Monday, November 26, 2007

Genre 6 Fiction, Fantasy, & YA: The Tale of Despereaux

The Tale of Despereaux
1. Bibliography:
DiCamillo, Kate. 2003. THE TALE OF DESPEREAUX. Ill. By Timothy Basil Ering. Cambridge, MA: Candlewick Press. ISBN 0-7636-1722-9

2. Plot Summary:
Despereaux Tilling is a mouse on a quest for adventure. From the moment of his birth, he was bound for greater things. The only surviving mouse from his litter, born with his eyes wide open and big ears, Despereaux was always a bit different. He hears music one day and breaks a major rule in the animal world. He speaks to a human. Not only does he speak to Princess Pea, he eventually falls in love with her and goes on a journey through the castle to the deep, dark dungeon to save her life and, in a way, his own.

3. Critical Analysis:
In her Newbery Award winning novel, Kate DiCamillo tells the heroic tale of Despereaux Tilling, a mouse bound for greatness. In this low fantasy of talking animals, royalty, castles and dungeons, DiCamillo digs into themes of love, bravery, sacrifice, and hope. In a quirky take on novel writing, DiCamillo speaks directly to the reader as if they were right there along for the adventure, watching from the sidelines. This approach, which was at first disconcerting, eventually grows on the reader and leaves them wanting more. “Reader, do you know what ‘perfidy’ means? I have a feeling you do, based on the little scene that has just unfolded here. But you should look up the word in your dictionary, just to be sure.” The reader feels the need to do exactly what she says else they might miss something important. (It means treachery or deceit, by the way!) There is much symbolism in the way Despereaux is described. His ‘big ears’ give him the ability to hear the beautiful music, which in effect starts his adventure. They also cause him to listen to and be aware of others and empathize with them. Miggery Sow, on the other hand, has her ears beat so much that they are described as useless and like cauliflower. She is hard of hearing and slow witted. She is instrumental in setting Princess Pea up for her impending doom. Despereaux is born with his ‘eyes wide open’ and the only one of his litter to live. These descriptions give the reader the impression that he is on a solo journey from the beginning and he is bound for greatness. Being born with his eyes open implies that he is aware of and accepts his fate, and will use the ability to catch even the smallest detail to his advantage. His red thread around his neck that banishes him from the mouse world is much like Hester Prynne’s Scarlet Letter A that announces her sin to the public. Readers will enjoy the feeling of being a part of the adventure and how every comes out in the end. Will they live, “Happily Ever After”? You must read to find out more…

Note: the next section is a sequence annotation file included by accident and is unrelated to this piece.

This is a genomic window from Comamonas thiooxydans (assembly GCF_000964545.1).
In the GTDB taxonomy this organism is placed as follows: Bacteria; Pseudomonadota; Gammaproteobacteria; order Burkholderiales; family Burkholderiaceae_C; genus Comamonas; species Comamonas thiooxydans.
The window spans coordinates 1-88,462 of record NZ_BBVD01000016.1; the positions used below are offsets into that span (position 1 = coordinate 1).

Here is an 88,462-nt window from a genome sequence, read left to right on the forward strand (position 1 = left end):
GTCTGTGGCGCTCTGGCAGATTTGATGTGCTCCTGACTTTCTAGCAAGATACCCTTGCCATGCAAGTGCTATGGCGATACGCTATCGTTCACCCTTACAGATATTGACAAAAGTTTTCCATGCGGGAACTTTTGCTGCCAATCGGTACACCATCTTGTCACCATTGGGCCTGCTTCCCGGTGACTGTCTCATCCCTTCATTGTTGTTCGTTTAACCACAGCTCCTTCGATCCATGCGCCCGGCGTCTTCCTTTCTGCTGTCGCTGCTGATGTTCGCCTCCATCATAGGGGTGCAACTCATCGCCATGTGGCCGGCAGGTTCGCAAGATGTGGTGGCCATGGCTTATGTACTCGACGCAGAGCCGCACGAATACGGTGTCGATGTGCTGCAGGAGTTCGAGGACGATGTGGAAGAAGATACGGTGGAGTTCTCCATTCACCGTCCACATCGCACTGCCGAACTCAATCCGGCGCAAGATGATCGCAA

4. Review Excerpts:
Awarded Newbery Medal 2003
Starred in KIRKUS. “And so unwinds a tale with twists and turns, full of forbidden soup and ladles, rats lusting for mouse blood, a servant who wishes to be a princess, a knight in shining-or, at least, furry-armor, and all the ingredients of an old-fashioned drama.”
Starred in HORNBOOK. “Framing the book with the conventions of a Victorian novel, DiCamillo tells an engaging tale.”
Starred in BOOKLIST. “Part of the charm comes from DiCamillo's deceptively simple style and short chapters in which the author addresses the reader: "Do you think rats do not have hearts? Wrong. All living things have a heart.” And as with the best stories, there are important messages tucked in here and there, so subtly that children who are carried away by the words won't realize they have been uplifted until much later. Ering's soft pencil illustrations reflect the story's charm.”

5. Connections:
Other books by Kate DiCamillo:
Related books:
HAPPILY EVER AFTER ed. Bruce Lansky. ISBN 1-59961-130-9
THE FROG PRINCESS by E.D. Baker ISBN 1-58234-799-9
Find recipes for and make soup to enjoy while you read
Read about and find more information about castles
Have students reenact the Mouse Council and make cases for Despereaux’s fate as if they were his lawyer.

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